Michael V Calaphates (in Greek Μιχαήλ Καλαφάτης, meaning "the caulker"), was the nephew and successor as Byzantine emperor of Michael IV and adoptive son of his wife Zoë. His surname reflected the early occupation of his father.
He owed his elevation on December 10, 1041 to his uncle John whom he almost immediately banished to a monastery. On the night of April 18 to April 19, 1042 he also managed to banish his adoptive mother and co-ruler Zoe to a monastery, to become sole Emperor. His announcement of the event, in the morning, led to a popular revolt, in consequence of which he was dethroned after a brief reign of four months, blinded, and relegated to a monastery. He died there in August 24, 1042. His unpopularity seems largely due to his attempts at administrative reform, which were strongly resented by the dominant classes, while the lower classes considered him a common usurper.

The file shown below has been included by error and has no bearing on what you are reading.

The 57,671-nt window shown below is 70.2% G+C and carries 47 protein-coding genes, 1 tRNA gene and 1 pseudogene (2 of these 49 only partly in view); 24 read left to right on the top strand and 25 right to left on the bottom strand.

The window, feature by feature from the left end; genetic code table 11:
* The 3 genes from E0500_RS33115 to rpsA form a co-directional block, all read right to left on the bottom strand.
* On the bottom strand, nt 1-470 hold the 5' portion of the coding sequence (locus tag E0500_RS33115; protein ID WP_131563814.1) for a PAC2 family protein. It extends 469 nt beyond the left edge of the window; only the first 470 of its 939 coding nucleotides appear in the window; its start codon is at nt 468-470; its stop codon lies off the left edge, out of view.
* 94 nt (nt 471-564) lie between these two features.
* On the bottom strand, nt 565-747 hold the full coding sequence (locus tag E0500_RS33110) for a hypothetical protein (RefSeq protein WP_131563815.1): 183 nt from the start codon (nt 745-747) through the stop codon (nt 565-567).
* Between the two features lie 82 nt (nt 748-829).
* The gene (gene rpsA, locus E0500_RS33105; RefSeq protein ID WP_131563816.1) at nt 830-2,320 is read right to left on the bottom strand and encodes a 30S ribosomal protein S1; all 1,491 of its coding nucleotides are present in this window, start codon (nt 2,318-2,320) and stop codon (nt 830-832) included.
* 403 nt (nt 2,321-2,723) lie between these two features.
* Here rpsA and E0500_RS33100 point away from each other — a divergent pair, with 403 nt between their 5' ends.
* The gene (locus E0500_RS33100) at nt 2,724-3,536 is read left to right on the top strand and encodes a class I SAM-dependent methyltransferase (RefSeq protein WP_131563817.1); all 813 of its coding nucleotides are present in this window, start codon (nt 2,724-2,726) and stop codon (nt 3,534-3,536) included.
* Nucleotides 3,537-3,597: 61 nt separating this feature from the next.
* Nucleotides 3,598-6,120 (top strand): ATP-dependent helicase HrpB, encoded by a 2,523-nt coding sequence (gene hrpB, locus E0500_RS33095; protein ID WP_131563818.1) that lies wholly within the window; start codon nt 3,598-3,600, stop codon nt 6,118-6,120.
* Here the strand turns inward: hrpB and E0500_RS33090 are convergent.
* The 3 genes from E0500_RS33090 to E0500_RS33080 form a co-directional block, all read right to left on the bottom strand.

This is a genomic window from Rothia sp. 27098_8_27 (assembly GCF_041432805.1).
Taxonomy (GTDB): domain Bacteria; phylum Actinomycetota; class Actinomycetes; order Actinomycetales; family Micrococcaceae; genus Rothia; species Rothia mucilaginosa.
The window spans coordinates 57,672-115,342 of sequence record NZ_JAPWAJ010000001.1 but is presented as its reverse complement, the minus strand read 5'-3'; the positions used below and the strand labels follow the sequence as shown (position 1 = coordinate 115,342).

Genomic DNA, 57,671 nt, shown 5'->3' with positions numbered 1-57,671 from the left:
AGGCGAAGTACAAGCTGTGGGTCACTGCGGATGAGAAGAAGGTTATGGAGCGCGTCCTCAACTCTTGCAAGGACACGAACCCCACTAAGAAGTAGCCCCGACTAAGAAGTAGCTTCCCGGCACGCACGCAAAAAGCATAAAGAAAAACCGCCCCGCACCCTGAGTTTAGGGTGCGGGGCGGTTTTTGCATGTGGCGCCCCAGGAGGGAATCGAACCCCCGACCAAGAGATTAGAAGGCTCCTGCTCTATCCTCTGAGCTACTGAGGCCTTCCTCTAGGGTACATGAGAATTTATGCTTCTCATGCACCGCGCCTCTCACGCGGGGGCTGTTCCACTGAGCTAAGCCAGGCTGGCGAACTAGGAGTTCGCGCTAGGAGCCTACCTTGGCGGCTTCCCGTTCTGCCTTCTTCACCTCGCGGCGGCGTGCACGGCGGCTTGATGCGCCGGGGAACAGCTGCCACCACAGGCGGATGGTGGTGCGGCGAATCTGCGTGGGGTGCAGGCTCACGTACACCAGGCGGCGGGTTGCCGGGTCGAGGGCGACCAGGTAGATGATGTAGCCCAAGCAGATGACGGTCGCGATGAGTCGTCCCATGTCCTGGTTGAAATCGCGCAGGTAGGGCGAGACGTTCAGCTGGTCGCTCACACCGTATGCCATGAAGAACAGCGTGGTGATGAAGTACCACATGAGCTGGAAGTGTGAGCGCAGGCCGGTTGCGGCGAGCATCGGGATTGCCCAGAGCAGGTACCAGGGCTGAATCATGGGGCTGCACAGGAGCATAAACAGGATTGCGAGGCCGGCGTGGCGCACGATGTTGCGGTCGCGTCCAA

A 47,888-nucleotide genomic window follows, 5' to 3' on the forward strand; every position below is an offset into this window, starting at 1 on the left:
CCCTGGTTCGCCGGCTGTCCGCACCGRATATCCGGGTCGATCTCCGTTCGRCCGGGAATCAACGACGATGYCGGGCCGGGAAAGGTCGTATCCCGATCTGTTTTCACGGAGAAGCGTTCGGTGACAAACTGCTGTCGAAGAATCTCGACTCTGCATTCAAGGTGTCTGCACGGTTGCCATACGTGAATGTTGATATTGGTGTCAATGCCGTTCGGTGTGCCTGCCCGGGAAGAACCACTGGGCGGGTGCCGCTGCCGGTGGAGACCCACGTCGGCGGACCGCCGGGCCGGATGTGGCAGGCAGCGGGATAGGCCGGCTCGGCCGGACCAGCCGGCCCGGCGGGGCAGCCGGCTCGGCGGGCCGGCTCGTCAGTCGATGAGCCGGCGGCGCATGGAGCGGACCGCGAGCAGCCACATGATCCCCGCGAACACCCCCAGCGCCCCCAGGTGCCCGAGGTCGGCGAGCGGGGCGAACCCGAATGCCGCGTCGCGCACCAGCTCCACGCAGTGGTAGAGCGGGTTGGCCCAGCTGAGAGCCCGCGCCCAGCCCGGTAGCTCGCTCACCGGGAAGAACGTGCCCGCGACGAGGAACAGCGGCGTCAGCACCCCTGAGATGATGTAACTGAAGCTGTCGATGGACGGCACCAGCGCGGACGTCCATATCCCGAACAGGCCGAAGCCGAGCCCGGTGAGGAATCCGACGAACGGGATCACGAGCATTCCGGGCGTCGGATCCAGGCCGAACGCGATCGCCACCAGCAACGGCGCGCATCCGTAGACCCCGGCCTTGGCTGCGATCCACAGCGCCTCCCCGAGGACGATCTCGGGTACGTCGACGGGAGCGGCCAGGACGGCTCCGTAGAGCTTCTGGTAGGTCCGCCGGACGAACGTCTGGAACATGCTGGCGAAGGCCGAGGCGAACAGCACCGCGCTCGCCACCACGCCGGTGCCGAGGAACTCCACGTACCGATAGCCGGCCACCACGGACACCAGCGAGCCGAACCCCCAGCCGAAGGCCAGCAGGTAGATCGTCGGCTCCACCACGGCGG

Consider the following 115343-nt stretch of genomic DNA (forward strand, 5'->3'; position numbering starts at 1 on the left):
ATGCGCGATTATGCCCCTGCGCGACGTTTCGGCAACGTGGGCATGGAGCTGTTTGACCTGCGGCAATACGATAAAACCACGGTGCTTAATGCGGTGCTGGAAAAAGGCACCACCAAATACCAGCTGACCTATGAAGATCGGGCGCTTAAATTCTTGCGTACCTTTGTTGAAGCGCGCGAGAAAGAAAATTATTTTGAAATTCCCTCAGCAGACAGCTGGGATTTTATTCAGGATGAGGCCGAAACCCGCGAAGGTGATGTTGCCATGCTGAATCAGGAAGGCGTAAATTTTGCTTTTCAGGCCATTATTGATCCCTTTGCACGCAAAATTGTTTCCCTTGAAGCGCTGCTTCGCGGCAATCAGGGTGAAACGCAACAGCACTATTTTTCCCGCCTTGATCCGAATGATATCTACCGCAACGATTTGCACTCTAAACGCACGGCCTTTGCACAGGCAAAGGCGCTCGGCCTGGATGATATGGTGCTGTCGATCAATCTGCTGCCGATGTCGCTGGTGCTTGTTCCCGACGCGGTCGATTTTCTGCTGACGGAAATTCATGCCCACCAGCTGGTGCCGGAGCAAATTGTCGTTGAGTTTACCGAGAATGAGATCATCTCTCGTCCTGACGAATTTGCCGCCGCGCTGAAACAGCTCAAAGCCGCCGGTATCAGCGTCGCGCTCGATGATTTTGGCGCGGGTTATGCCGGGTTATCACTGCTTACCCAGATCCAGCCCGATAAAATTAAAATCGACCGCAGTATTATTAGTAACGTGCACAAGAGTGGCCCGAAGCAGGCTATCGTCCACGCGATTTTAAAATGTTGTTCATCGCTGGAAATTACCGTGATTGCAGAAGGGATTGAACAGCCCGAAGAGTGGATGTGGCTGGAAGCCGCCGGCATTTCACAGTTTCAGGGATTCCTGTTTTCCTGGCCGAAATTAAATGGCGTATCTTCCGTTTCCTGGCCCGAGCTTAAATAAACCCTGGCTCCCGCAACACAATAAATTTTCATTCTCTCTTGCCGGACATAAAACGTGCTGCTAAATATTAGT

This entry was originally from the 1911 Encyclopedia Britannica.